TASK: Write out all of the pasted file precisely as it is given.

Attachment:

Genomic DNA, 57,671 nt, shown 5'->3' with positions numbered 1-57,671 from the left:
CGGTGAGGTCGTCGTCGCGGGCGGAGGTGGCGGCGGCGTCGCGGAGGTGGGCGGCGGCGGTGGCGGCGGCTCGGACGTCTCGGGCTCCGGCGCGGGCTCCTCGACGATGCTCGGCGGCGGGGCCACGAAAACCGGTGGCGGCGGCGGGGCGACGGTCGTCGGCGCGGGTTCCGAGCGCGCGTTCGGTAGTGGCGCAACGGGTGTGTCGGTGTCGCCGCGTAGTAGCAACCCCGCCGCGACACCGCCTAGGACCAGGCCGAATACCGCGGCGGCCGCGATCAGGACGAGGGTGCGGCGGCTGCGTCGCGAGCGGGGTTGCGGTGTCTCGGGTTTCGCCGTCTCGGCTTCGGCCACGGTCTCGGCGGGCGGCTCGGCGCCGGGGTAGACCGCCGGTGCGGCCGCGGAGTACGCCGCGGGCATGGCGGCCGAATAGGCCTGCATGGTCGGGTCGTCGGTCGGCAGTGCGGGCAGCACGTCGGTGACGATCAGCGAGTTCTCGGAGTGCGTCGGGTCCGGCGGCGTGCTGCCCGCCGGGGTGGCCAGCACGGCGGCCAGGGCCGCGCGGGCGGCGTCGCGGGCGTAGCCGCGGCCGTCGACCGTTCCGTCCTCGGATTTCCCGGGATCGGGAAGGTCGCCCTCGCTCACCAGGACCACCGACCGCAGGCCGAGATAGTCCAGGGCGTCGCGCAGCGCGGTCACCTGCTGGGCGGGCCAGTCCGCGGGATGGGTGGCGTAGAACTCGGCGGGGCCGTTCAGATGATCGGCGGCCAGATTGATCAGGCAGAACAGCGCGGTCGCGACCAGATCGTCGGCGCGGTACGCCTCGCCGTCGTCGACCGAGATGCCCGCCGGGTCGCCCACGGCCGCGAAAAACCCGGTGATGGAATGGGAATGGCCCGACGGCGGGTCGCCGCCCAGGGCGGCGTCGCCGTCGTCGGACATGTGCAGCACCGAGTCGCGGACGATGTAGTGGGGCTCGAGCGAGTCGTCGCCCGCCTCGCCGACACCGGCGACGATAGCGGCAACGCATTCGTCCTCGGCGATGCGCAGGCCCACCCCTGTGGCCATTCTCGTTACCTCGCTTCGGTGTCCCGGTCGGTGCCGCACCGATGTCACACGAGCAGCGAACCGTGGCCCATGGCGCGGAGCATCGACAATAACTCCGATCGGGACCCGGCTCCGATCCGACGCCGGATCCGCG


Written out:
Genomic DNA, 57,671 nt, shown 5'->3' with positions numbered 1-57,671 from the left:
CGGTGAGGTCGTCGTCGCGGGCGGAGGTGGCGGCGGCGTCGCGGAGGTGGGCGGCGGCGGTGGCGGCGGCTCGGACGTCTCGGGCTCCGGCGCGGGCTCCTCGACGATGCTCGGCGGCGGGGCCACGAAAACCGGTGGCGGCGGCGGGGCGACGGTCGTCGGCGCGGGTTCCGAGCGCGCGTTCGGTAGTGGCGCAACGGGTGTGTCGGTGTCGCCGCGTAGTAGCAACCCCGCCGCGACACCGCCTAGGACCAGGCCGAATACCGCGGCGGCCGCGATCAGGACGAGGGTGCGGCGGCTGCGTCGCGAGCGGGGTTGCGGTGTCTCGGGTTTCGCCGTCTCGGCTTCGGCCACGGTCTCGGCGGGCGGCTCGGCGCCGGGGTAGACCGCCGGTGCGGCCGCGGAGTACGCCGCGGGCATGGCGGCCGAATAGGCCTGCATGGTCGGGTCGTCGGTCGGCAGTGCGGGCAGCACGTCGGTGACGATCAGCGAGTTCTCGGAGTGCGTCGGGTCCGGCGGCGTGCTGCCCGCCGGGGTGGCCAGCACGGCGGCCAGGGCCGCGCGGGCGGCGTCGCGGGCGTAGCCGCGGCCGTCGACCGTTCCGTCCTCGGATTTCCCGGGATCGGGAAGGTCGCCCTCGCTCACCAGGACCACCGACCGCAGGCCGAGATAGTCCAGGGCGTCGCGCAGCGCGGTCACCTGCTGGGCGGGCCAGTCCGCGGGATGGGTGGCGTAGAACTCGGCGGGGCCGTTCAGATGATCGGCGGCCAGATTGATCAGGCAGAACAGCGCGGTCGCGACCAGATCGTCGGCGCGGTACGCCTCGCCGTCGTCGACCGAGATGCCCGCCGGGTCGCCCACGGCCGCGAAAAACCCGGTGATGGAATGGGAATGGCCCGACGGCGGGTCGCCGCCCAGGGCGGCGTCGCCGTCGTCGGACATGTGCAGCACCGAGTCGCGGACGATGTAGTGGGGCTCGAGCGAGTCGTCGCCCGCCTCGCCGACACCGGCGACGATAGCGGCAACGCATTCGTCCTCGGCGATGCGCAGGCCCACCCCTGTGGCCATTCTCGTTACCTCGCTTCGGTGTCCCGGTCGGTGCCGCACCGATGTCACACGAGCAGCGAACCGTGGCCCATGGCGCGGAGCATCGACAATAACTCCGATCGGGACCCGGCTCCGATCCGACGCCGGATCCGCG